}
    },
    {
      "capability_template": {
          "id": "8458c208-6a91-4f54-af89-4598b972cd52",
          "allow_chained": false,
          "role_id": null,
          "path": "/v3.0/logs",
          "substitutions": {},
          "service": "f6bd818d-861f-450b-a523-2e1546a06a18",
          "type": "POST"
          }
    }
]

Alternatives

  1. One alternative to this exists already: internal ACL implementations by various OpenStack services. This situation is undesirable for several reasons, some of which are:

    1. Auditability: authorization information is stored in multiple
      locations, all of which need to be checked to find out who is authorized to perform what operation. From an auditability perspective it would be preferable to have a central source of truth.
    2. Maintenance: when there are multiple independent implementations a lot
      of code is duplicated and bugs may be duplicated as well as new projects implement their own ACL system.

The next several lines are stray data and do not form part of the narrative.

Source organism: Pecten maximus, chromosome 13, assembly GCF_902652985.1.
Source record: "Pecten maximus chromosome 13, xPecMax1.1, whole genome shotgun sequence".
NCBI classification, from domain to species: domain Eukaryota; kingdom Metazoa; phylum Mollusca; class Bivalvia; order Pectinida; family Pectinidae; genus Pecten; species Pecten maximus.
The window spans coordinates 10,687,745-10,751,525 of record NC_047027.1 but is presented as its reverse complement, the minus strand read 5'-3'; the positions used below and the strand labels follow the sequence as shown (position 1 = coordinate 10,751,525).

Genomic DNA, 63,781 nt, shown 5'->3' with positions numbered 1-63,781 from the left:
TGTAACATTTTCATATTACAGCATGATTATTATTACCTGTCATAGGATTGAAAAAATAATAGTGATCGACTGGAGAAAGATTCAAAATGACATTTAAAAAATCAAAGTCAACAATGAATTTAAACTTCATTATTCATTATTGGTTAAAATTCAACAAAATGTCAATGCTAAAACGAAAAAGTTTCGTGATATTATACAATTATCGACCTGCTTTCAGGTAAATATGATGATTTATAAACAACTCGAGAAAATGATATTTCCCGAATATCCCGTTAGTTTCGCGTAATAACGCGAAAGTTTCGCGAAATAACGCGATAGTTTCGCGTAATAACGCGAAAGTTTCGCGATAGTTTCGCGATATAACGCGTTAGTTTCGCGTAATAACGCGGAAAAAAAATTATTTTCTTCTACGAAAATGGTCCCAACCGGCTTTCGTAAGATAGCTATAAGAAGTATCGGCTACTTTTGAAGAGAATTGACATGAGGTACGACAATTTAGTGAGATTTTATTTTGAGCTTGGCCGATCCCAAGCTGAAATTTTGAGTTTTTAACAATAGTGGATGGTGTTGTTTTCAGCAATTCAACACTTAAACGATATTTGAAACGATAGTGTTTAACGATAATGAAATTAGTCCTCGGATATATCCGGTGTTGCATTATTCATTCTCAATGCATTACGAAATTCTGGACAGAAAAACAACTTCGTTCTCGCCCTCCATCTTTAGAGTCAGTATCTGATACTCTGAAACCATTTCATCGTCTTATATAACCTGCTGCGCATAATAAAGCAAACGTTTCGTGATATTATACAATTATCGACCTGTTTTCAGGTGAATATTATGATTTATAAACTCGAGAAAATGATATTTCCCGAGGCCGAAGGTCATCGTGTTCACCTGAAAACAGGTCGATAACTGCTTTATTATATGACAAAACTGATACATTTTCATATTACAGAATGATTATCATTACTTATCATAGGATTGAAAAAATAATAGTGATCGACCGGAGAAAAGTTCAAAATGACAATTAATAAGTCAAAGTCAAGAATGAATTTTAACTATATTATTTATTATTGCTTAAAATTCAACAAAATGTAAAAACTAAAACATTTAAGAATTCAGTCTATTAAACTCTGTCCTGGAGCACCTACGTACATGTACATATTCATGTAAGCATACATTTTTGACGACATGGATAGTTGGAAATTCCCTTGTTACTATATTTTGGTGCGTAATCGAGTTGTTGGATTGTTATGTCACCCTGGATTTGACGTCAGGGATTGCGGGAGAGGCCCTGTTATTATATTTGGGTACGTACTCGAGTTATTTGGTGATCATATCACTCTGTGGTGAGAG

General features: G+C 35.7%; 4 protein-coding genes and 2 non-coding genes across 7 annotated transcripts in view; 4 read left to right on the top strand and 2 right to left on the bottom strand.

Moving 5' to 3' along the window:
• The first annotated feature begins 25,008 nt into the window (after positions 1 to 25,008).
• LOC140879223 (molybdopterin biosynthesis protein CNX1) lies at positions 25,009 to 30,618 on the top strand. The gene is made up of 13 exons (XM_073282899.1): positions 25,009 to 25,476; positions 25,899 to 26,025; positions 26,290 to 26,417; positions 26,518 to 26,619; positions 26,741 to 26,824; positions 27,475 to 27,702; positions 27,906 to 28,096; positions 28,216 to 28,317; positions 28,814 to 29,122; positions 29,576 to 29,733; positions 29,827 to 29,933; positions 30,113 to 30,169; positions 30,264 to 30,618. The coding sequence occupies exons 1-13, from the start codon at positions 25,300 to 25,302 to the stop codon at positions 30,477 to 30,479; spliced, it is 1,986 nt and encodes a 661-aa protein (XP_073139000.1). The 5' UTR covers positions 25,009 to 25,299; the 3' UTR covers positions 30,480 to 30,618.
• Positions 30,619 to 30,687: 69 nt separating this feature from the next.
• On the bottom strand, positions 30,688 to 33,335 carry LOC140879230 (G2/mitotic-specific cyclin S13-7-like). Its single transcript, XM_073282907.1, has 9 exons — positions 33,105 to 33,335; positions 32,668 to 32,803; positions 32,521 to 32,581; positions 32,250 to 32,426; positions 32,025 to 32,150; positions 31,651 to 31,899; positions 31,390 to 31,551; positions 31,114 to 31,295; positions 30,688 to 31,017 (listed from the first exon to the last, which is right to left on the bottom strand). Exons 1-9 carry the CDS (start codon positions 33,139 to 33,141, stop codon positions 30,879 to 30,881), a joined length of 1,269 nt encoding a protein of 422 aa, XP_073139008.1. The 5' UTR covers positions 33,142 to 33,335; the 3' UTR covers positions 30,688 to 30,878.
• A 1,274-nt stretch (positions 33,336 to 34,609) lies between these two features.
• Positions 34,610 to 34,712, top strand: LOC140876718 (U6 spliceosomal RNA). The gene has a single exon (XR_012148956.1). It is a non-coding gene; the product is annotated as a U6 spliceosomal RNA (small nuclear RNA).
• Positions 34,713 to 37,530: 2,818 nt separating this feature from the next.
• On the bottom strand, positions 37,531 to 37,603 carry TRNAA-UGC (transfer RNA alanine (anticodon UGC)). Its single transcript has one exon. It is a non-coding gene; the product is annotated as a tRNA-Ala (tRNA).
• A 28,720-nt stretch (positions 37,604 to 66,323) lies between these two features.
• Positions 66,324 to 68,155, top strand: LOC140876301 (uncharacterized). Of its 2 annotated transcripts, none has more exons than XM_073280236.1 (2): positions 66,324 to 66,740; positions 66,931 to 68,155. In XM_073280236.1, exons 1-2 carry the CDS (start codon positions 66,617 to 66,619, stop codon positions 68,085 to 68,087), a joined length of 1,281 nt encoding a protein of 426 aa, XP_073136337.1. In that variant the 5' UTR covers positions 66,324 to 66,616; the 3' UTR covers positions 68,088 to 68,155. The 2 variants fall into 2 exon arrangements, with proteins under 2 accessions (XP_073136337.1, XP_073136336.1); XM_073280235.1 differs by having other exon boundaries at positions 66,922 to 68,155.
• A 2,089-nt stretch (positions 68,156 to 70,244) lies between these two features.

3. Consistency: with multiple sources of truth, an individual service’s
      ACLs may well end up overriding a cloud-wide policy permitting or denying an operation.
  2. 391624 proposes a superficially similar role check in keystonemiddleware. There are several key differences, though:

    1. Application credential capabilities do not require a Cambrian explosion of fine-grained roles (one for every API operation of every OpenStack service) that must be managed by an administrator.
    2. Application credential capabilities does not require any changes to existing policy enforcement. Instead, they add an additional check that takes place before policy enforcement even comes into play and rejects requests early. Not being entangled with policy enforcement gives us the freedom to start out with a very basic implementation and add features as required later (as opposed to having to be feature complete immediately).